I met Arnie Raiff in ... 2003. We were both taking Carey Friedman's Experimental Theater class and it was my first semester at Columbia College Chicago. I had decided to go back to school because I was restless and aimless and wanted to write a lot. Arnie was teaching there, and taking classes that interested him. I was already intimidated, taking an experimental theater class before I'd taken any normal theater classes, but now I was taking it alongside a teacher and a bunch of grad students. But I was kind of dumb, so I didn't let it bother me too much.
But I felt comfortable around Arnie from the first time I saw him. He had a scraggly beard and a scratchy voice. He wore newsboy caps and baggy sweaters. He didn't look like a writing teacher auditing a class. He looked like a guy, a Chicago guy, and he was eager to ask questions when he didn't quite get something yet, and he was quick to get excited when he got it. We didn't talk much, one on one. I didn't talk to anyone much, one on one, that semester. Maybe that whole year. I was nervous about being back in school and being found out for a fraud and a terrible writer. I remember having something I wrote read aloud in class one day, and hearing Arnie laugh at one of the right places. I don't even remember what I wrote. I just remember that he laughed.
That summer Arnie taught a writing workshop I took. The focus was creative nonfiction. I read "Shooting an Elephant" for the first time in his class, and it was one of the first stories I taught to students of my own later. He talked about unions and looked at me with a little bit of disbelief when I said that my dad was in a union, but couldn't quite articulate what he did at work every day. I investigated imaginary friends as my final project for that class, not conscious that it was because, even after nearly two years in Chicago and one year back in school, I still felt so separate from a lot of real humans.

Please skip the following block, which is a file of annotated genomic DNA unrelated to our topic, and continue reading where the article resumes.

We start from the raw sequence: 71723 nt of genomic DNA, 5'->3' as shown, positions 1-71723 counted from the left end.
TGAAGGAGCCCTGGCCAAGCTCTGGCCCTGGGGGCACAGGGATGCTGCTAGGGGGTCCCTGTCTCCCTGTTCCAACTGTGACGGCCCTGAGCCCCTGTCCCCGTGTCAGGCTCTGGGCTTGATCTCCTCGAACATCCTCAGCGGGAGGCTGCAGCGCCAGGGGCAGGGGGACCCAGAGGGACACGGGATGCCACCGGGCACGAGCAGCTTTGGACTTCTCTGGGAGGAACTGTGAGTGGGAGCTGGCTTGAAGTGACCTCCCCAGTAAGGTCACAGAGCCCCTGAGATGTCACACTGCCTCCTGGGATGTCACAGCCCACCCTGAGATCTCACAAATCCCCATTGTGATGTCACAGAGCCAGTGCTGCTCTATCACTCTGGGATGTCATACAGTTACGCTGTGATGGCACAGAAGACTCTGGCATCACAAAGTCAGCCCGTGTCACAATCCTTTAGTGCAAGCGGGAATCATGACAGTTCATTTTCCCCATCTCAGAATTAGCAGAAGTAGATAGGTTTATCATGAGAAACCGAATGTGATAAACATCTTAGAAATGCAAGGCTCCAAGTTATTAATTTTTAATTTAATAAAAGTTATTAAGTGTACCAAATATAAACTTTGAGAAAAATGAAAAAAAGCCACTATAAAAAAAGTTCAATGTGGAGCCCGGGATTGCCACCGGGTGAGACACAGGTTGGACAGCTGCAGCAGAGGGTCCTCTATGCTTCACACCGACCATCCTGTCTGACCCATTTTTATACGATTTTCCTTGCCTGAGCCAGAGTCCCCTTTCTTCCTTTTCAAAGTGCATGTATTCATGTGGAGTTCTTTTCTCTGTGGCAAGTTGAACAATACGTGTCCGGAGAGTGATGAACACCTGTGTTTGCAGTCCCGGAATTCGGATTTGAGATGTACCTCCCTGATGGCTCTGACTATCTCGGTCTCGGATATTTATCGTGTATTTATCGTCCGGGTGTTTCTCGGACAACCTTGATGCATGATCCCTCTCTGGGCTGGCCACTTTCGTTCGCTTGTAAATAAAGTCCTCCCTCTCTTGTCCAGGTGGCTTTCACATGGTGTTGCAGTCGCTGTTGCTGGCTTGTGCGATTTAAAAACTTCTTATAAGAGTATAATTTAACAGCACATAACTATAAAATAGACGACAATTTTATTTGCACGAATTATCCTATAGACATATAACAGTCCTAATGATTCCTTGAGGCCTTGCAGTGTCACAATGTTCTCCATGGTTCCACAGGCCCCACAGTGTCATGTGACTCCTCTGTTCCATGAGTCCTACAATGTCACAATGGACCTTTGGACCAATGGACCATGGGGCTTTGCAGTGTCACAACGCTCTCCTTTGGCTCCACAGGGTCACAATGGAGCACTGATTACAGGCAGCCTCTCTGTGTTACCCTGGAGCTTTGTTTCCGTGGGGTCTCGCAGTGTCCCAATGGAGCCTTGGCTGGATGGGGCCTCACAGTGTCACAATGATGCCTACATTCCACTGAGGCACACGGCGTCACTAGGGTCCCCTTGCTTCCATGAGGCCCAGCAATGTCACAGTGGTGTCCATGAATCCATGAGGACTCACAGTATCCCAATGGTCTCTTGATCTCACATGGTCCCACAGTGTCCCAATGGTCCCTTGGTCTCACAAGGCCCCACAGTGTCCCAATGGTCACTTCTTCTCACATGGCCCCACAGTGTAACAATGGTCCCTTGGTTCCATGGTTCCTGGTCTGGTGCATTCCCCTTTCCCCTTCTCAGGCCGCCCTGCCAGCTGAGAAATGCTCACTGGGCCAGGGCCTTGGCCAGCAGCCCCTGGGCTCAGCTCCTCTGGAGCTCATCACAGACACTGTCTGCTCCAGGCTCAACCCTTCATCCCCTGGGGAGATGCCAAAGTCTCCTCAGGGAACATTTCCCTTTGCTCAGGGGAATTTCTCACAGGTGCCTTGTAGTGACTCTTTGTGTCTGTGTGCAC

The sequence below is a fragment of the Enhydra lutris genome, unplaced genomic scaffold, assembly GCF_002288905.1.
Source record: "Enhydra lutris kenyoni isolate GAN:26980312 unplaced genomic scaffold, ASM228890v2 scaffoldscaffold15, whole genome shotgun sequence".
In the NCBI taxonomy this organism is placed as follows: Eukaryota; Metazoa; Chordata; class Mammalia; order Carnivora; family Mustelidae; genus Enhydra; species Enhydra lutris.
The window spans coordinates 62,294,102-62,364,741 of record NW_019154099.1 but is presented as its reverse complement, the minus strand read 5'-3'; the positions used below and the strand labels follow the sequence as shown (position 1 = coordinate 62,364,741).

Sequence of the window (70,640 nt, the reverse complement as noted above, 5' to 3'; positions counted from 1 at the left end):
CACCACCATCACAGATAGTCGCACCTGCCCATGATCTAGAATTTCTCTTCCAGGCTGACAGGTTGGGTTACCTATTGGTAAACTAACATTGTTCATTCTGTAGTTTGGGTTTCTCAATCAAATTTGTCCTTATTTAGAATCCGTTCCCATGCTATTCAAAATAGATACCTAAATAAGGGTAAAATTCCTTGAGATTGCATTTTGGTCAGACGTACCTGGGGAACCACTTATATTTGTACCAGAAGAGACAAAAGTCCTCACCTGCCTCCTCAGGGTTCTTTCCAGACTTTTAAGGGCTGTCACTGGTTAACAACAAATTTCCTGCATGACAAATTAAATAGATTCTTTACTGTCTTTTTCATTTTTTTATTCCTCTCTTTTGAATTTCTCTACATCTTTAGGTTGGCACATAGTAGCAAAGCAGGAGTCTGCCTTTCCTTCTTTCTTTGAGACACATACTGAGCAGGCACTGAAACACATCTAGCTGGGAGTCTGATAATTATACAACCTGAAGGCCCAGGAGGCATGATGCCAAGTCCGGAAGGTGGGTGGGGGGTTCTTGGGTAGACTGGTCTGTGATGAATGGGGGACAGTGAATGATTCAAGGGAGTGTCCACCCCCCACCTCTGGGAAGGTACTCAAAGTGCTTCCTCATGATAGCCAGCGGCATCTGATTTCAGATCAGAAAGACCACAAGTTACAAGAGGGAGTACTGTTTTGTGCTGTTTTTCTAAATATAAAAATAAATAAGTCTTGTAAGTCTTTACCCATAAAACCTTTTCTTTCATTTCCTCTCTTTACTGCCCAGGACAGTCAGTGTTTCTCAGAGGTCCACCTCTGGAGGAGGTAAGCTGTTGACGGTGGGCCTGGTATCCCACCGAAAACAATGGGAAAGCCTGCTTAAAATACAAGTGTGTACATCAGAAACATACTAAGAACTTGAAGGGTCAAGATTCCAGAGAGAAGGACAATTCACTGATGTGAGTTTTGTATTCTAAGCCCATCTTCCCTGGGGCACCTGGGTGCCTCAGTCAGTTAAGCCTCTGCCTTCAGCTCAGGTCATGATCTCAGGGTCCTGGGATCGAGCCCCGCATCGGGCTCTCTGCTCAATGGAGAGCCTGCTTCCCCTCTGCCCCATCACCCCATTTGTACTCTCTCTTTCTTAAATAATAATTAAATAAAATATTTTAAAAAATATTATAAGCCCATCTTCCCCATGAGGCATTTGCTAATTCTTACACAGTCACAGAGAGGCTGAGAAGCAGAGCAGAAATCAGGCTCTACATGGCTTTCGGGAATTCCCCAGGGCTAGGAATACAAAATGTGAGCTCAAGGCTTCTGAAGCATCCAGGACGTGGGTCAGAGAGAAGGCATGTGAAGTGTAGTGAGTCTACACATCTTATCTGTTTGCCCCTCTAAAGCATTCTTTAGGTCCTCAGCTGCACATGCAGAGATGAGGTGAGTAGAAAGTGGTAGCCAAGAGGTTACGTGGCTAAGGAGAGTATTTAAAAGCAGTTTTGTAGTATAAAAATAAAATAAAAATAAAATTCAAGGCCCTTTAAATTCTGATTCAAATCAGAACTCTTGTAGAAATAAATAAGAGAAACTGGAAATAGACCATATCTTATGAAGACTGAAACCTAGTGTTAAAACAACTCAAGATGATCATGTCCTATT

But that meant there were figures like Arnie that loomed large. Writers who had gone through the process. Arnie was still exploring his work and his craft, still struggling with making himself understood, but also eager to help others find their voices. I didn't have an intense personal connection with him. Except for the one that came from being fellow travelers who were in the same place for a little while. We walked and read and wrote together, for a little while.
This morning, I woke up in a city far from Chicago and scrolled through Facebook to help jumpstart my brain. To see what the world was up to while I was asleep. I read that Arnie Raiff died peacefully at home on October 29, ending his long battle with cancer.
I haven't seen Arnie in person since 2006, when I left Chicago for California, the first time. But I have thought about him -- this is no joke -- on a regular basis ever since, trying to explain the Chicago-centric pop culture references from Spider-Man 2. "'He's Back,'" Arnie said, pretending to hold up a newspaper. "That's Michael Jordan!" I don't know why that pops into my head as often as it does. I would imagine Arnie didn't think too much about Spider-Man 2 after that summer. But that's how I see him, as the focus of that semi-circle in a little room on South Michigan Avenue, holding court and talking about stories. Write on, brother.